“Love Warrior” is for the soul-searchers, survivors, internal-strugglers, and seekers of truth and healing.

That all said, “Love Warrior,” may not be for you if

– you’re looking for specific “how-to” instructions;

– you feel uncomfortable with people sharing intimate details of their lives; or

– you have no interest in anything non-technical or non-clinical.

If you enjoy food for thought by Brene Brown, Elizabeth Gilbert, Karen Salmansohn, and the like, Glennon’s ability to serve the complexities of life in palatable bites will hit the spot.

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Life Crop #1: Gratitude (Always in Season)

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(Picture Credit: Gabriella Fabbri)

Do you know of anybody who has so much to be grateful for, yet is not truly happy?  In varying degrees, we may have our areas of discontent; this helps us strive and grow.  But I’m talking about the kind of person who, if they could hear their discontent from the outside looking in, would see how disconnected they were from Gratitude – the warm-fuzzy part of peace and joy.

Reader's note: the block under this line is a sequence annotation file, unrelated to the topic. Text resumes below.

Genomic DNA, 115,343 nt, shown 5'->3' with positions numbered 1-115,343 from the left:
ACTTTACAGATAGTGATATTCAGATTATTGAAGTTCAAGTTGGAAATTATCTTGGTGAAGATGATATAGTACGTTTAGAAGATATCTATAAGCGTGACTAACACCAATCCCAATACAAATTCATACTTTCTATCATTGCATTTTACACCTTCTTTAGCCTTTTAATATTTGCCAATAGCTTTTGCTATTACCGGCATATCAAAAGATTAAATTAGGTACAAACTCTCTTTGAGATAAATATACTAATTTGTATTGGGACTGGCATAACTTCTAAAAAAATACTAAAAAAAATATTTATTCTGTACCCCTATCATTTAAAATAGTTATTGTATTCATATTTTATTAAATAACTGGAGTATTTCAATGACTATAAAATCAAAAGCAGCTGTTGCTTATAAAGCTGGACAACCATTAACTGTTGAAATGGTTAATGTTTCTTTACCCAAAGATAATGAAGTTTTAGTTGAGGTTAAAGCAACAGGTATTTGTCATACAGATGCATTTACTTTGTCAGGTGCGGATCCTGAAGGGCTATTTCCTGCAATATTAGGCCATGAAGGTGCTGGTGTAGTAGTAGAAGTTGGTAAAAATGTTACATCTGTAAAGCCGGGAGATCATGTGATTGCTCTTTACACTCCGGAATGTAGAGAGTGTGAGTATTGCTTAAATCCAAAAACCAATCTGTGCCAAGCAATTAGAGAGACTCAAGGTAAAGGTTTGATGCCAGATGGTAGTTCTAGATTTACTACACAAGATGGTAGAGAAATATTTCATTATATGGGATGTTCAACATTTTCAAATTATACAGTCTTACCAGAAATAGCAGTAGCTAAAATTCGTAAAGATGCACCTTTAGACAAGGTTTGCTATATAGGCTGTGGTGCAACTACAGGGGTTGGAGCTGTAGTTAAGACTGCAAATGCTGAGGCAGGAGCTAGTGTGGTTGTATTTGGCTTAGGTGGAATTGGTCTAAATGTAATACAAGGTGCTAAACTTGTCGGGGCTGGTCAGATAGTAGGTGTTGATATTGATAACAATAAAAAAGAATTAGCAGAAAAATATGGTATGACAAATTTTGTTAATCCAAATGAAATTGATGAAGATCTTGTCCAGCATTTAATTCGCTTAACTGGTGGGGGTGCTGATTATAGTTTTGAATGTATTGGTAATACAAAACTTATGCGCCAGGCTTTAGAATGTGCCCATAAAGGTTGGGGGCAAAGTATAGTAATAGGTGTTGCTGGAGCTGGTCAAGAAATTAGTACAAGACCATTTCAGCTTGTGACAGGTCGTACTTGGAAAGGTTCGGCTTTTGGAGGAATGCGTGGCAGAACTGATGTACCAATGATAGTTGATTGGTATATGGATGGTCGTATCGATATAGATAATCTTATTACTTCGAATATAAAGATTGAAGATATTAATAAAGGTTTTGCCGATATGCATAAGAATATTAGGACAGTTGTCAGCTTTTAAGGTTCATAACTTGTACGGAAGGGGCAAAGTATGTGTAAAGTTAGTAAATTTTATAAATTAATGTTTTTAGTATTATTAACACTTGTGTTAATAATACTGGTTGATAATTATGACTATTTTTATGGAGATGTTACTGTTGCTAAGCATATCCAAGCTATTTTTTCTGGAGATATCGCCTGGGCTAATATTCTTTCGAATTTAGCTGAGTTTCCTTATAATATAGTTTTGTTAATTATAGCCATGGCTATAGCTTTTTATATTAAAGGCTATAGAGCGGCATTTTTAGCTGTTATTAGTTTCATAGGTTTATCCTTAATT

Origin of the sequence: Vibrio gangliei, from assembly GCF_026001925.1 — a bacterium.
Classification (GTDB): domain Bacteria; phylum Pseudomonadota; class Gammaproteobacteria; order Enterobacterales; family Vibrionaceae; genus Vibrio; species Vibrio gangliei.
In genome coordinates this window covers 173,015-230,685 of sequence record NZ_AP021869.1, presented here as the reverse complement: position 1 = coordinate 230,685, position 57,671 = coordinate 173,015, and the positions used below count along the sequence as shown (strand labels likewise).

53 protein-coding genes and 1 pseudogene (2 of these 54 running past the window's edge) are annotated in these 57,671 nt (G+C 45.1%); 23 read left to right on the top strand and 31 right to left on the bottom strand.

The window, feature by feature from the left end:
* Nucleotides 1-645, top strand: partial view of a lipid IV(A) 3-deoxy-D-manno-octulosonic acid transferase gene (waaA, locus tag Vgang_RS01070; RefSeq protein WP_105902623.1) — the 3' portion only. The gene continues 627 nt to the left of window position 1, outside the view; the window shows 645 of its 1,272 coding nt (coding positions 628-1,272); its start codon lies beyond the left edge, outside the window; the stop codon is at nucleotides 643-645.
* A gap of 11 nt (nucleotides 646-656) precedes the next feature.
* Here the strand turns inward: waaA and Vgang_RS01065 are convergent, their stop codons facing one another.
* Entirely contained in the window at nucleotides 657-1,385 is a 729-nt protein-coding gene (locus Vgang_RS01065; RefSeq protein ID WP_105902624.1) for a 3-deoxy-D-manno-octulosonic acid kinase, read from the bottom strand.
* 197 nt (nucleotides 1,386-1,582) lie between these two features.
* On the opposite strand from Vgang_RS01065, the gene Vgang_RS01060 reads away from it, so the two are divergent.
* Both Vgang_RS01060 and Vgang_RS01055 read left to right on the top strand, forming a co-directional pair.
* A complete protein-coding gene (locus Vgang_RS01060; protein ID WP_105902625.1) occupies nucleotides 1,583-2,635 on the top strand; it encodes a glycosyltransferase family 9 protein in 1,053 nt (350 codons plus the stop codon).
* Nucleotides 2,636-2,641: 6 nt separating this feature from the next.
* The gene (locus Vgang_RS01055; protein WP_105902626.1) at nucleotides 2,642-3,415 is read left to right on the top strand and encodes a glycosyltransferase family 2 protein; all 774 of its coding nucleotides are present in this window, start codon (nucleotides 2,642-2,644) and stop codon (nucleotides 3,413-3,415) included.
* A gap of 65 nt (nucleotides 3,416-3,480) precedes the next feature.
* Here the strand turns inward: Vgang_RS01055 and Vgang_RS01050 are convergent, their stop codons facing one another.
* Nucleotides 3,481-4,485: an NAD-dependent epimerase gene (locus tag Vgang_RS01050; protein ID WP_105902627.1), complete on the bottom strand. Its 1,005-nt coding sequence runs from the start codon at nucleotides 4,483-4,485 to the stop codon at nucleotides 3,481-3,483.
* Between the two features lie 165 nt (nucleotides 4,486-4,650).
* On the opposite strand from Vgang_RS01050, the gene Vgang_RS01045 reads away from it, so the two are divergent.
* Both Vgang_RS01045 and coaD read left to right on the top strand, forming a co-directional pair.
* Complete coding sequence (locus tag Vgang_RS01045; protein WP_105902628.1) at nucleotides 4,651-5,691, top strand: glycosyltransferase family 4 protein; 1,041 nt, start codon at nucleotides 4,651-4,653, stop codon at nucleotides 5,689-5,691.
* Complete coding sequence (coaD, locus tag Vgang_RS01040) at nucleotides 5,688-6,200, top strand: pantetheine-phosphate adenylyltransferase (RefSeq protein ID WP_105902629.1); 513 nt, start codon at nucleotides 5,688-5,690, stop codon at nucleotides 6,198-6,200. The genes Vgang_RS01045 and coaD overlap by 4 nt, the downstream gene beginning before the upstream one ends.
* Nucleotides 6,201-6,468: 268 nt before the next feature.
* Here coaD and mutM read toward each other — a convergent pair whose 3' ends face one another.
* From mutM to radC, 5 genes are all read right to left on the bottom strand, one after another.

I had a friend, we’ll call him “Don,” who strove and was exalted by coworkers and peers for his seeming perfection.  Don was always well-groomed, had an adoring wife and beautiful children, a finely decorated home in a friendly, closely-knit neighborhood, many admiring friends, and even the picket fence.  He was intelligent, popular, and looked good for his age.  His wife supported all his endeavors, kids did well in the myriad of activities they were involved in, the family ate out often and went on numerous vacations yearly, and he and his wife had a good social network as couples.  But Don was unhappy, deep inside.  His marriage was good, but not “perfect”—his wife was simple and not on cue with his emotions.  He had had 2 years-long affairs, chasing this “last perfect brick,” and eventually sought counseling to deal with his issues.